This time, the type of ‘c’ is ‘int64’
2. Convert a tensor of PyTorch to ‘uint8’
If we want to convert a tensor of PyTorch to ‘float’, we can use tensor.float(). If we want to convert it to ‘int32’, we can use tensor.int().
But if we want to convert the type to ‘uint8’, what should we do? There isn’t any function named ‘uint8()’ for a tensor.
Actually, it’s much quite simple than I expect:
In the previous article, I reached mAP 0.740 for VOC2007 test. After one month, I found out that the key to boost the performance of object detction is not only based on cutting edge model, but also depends on sophisticated augmentation methodology. Therefore I manually checked every image generated by ‘utils/augmentations.py‘. Soon, some confusing images came out:
There are lots of shining noise in these images. The reason is we barely use add-operation and multiply-operation to change the contrast/brightness of images, and this may cause some pixels overflow. To prevent them, I use clip() from numpy:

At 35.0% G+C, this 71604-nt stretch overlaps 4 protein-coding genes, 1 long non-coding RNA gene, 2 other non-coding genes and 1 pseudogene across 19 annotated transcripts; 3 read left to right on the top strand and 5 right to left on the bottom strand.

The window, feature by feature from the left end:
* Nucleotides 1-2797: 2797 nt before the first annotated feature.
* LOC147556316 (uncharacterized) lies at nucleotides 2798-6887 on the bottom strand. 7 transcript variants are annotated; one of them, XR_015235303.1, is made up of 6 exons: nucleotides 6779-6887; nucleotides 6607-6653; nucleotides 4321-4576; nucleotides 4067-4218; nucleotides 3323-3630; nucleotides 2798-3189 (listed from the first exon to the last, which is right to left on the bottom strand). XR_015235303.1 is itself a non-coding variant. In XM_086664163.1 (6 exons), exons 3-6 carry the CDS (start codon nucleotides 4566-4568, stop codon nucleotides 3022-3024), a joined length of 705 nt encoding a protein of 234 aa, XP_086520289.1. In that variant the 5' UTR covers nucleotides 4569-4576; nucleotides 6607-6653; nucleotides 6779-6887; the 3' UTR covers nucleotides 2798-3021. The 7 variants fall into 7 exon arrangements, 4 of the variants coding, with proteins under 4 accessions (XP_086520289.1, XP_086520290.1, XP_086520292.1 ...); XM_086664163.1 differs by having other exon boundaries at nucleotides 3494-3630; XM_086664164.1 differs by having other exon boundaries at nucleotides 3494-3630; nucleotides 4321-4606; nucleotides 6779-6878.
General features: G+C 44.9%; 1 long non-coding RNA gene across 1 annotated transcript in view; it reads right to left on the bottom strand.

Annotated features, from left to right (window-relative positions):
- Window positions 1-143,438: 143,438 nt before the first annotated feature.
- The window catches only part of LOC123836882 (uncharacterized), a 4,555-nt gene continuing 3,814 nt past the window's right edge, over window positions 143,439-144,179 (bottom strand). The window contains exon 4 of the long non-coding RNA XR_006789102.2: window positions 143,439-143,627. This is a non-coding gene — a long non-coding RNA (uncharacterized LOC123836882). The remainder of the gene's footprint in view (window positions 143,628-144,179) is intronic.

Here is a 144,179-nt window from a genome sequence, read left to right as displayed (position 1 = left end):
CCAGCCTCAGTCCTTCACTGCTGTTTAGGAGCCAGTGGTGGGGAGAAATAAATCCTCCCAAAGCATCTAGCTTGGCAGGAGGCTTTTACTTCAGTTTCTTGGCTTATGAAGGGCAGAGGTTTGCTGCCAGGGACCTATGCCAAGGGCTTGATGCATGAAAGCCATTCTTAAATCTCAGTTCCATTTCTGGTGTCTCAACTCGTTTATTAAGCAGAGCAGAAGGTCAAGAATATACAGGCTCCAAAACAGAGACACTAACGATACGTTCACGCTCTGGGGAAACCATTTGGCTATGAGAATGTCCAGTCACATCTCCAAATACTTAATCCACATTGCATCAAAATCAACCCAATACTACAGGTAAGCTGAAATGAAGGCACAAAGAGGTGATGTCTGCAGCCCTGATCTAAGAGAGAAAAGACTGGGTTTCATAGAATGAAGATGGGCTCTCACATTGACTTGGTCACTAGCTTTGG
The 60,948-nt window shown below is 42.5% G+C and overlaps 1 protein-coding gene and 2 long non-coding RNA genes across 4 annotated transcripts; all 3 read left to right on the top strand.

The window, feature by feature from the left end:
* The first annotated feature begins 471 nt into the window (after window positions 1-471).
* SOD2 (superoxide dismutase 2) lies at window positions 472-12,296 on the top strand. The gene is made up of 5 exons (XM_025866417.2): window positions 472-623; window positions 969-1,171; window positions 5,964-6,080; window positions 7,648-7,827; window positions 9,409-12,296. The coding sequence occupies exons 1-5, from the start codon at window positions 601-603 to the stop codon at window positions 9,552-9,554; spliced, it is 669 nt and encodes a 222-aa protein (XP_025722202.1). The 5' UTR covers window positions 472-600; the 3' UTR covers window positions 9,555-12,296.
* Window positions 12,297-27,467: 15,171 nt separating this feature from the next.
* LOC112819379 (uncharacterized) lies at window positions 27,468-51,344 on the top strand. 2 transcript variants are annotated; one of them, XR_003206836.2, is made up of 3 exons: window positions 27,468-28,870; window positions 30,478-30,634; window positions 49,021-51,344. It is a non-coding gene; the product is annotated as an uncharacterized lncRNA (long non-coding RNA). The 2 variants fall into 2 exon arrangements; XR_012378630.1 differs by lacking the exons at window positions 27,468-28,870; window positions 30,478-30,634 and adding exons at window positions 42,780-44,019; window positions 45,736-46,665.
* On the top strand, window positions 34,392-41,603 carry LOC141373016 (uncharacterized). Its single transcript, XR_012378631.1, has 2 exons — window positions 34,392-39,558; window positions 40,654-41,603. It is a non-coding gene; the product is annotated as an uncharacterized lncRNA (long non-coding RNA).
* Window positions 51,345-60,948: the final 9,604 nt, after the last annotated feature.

After this tiny modification, the mean AP jumped from 0.740 to 0.769. This is the power of fine-tunned augmentation!
Afterward, I continued to change the augmentation function Expand() in ‘utils/augmentations.py’. The origin code use a fixed value to build a ‘background’ for all images. Then my program will randomly choose images from VOC2012 (crop out foreground objects) as the background. It looks like below: